Be sure to follow all the procedures when taking personal property through a levy under these rules. One type of personal property, you can levy upon is a personal vehicle. If you learn through the interrogatories or a debtor exam that the debtor owns a vehicle with enough value that you could realize some satisfaction of your judgment if that vehicle was sold, then you could do a Writ of Execution on the vehicle. You will have to pay fees to the Sheriff’s Department for the towing and 10 days of storage, advertising and auction sale. Those fees are generally as high as $1100.00. Those sale fees can be added to your judgment before the proceeds of sale are subtracted from your judgment in partial or full satisfaction. The Writ of Execution can be ex parte, meaning the debtor never knows you are about to seize their vehicle. Be sure that there are no other lienholders on the vehicle first so that seizing the vehicle makes it worth your investment in the cost of seizing it. You can find out that information through the DMV by requesting a copy of the current title. Determine first that your debtor actually is the registered owner of the vehicle and that there are no lienholders. Under ORS 18.878(1)(c) you could save some storage fees of the vehicle prior to the sale by securing the personal property at the debtor’s location, but I personally think this is risky because the debtor may destroy the property or secret the property, even though there are criminal statutes that should prevent that. People in desperate situations sometimes do desperate acts regardless of the consequences. I prefer the element of surprise in seizing a vehicle.  In other words, the Sheriff just comes out one day and tows their vehicle away to a secure storage yard.  The debtor will receive documents to challenge the seizure, but do not always challenge.  The debtor also gets a $3,000.00 exemption, but not if the vehicle you are seizing was the vehicle the creditor loaned money on and that unpaid loan was the subject of the judgment.  See ORS 18.305.  If the personal property you are seizing is located inside the debtor’s residence you can file a motion for forcible entry to allow the Sheriff to use reasonable means to seize the property, which includes forcible entry, under ORS 18.887(1).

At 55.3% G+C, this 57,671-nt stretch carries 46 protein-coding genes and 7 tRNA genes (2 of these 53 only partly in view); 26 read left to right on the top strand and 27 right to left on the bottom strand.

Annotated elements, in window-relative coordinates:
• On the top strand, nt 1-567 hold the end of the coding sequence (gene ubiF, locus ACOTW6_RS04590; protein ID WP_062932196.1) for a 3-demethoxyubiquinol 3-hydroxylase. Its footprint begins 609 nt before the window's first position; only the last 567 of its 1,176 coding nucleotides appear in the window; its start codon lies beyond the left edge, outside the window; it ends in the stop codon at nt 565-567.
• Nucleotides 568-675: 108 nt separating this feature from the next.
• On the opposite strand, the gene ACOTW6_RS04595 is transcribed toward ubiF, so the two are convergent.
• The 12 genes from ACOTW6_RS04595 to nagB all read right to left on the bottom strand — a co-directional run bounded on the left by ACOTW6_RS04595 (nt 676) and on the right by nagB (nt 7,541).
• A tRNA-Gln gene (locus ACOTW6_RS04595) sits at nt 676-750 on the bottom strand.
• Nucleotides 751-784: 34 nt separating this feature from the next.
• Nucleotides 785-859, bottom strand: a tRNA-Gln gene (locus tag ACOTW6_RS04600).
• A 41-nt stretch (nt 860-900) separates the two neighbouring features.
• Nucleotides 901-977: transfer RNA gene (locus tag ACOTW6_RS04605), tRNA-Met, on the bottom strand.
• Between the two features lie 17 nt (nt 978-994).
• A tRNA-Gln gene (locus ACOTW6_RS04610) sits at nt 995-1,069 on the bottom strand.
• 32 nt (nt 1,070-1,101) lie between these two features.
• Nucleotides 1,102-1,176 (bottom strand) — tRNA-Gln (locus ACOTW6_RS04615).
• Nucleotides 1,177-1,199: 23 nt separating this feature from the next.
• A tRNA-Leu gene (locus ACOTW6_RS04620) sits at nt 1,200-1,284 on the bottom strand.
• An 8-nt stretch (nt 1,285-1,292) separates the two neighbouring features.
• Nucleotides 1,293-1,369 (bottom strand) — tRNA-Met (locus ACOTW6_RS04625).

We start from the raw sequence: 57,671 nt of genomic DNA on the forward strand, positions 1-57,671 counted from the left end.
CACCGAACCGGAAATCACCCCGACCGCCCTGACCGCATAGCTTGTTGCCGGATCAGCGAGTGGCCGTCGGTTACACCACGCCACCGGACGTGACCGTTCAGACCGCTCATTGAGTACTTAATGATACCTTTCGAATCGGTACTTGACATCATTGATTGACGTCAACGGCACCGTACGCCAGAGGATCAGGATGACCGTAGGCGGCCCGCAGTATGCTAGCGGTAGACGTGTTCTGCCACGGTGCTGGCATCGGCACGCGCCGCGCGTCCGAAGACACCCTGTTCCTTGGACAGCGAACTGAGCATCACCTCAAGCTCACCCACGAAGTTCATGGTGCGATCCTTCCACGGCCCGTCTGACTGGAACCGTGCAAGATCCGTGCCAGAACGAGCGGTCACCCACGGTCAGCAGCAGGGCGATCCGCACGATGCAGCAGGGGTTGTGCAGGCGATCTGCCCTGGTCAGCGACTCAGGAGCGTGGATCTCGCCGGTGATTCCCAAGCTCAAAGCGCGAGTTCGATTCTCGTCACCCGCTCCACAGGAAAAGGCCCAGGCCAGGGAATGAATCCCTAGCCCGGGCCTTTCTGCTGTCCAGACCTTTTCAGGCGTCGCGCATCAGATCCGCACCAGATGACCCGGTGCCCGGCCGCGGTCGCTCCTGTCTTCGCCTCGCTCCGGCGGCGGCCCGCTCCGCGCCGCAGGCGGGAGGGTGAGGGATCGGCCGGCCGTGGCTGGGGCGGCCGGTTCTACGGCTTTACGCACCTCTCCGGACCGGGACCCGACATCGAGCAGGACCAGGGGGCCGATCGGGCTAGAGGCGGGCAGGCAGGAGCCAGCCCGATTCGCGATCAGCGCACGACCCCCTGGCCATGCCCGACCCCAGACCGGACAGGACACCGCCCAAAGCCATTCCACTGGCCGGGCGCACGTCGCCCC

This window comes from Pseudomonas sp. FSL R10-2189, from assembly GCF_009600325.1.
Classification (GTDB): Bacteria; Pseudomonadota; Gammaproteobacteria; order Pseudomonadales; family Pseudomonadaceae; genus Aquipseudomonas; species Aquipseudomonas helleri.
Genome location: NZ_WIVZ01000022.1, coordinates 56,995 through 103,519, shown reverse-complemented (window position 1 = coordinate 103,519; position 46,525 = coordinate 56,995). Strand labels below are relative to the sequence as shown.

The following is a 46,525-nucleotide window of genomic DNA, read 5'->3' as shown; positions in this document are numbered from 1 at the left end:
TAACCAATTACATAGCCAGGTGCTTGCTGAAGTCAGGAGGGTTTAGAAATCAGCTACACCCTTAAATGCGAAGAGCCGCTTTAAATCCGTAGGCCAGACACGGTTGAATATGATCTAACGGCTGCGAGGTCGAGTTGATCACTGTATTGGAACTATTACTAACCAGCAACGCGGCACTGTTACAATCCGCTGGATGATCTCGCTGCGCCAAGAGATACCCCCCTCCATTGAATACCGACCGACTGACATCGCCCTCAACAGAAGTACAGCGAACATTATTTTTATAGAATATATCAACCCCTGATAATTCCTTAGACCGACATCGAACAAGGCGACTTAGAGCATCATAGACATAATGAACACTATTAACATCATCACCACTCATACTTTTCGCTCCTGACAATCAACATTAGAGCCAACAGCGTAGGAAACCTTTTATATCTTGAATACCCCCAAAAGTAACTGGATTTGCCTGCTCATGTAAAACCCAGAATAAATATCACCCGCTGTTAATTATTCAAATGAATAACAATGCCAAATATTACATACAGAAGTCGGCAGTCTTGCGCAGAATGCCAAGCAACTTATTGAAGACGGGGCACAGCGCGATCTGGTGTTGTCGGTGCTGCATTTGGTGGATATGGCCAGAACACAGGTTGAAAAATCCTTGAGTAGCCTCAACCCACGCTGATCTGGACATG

The point I’m making here is that once you have a judgment, the Oregon Revised Statutes provide many remedies with some real teeth in collecting on your judgment. If you are aggressive in going after your money, AND the debtor has anything, chances are you are going to get it if you are diligent in using the law to help you find the assets and seize them.  The key to this is whether your debtor has a job or any assets.  If not, all you have is a judgment, and you can’t squeeze blood from that turnip.

If you need any guidance or assistance in going through this process to help you realize some money from your judgment, Deborah K. Vincent, Attorney at Law can help you. Www.oregonlawyeronline.com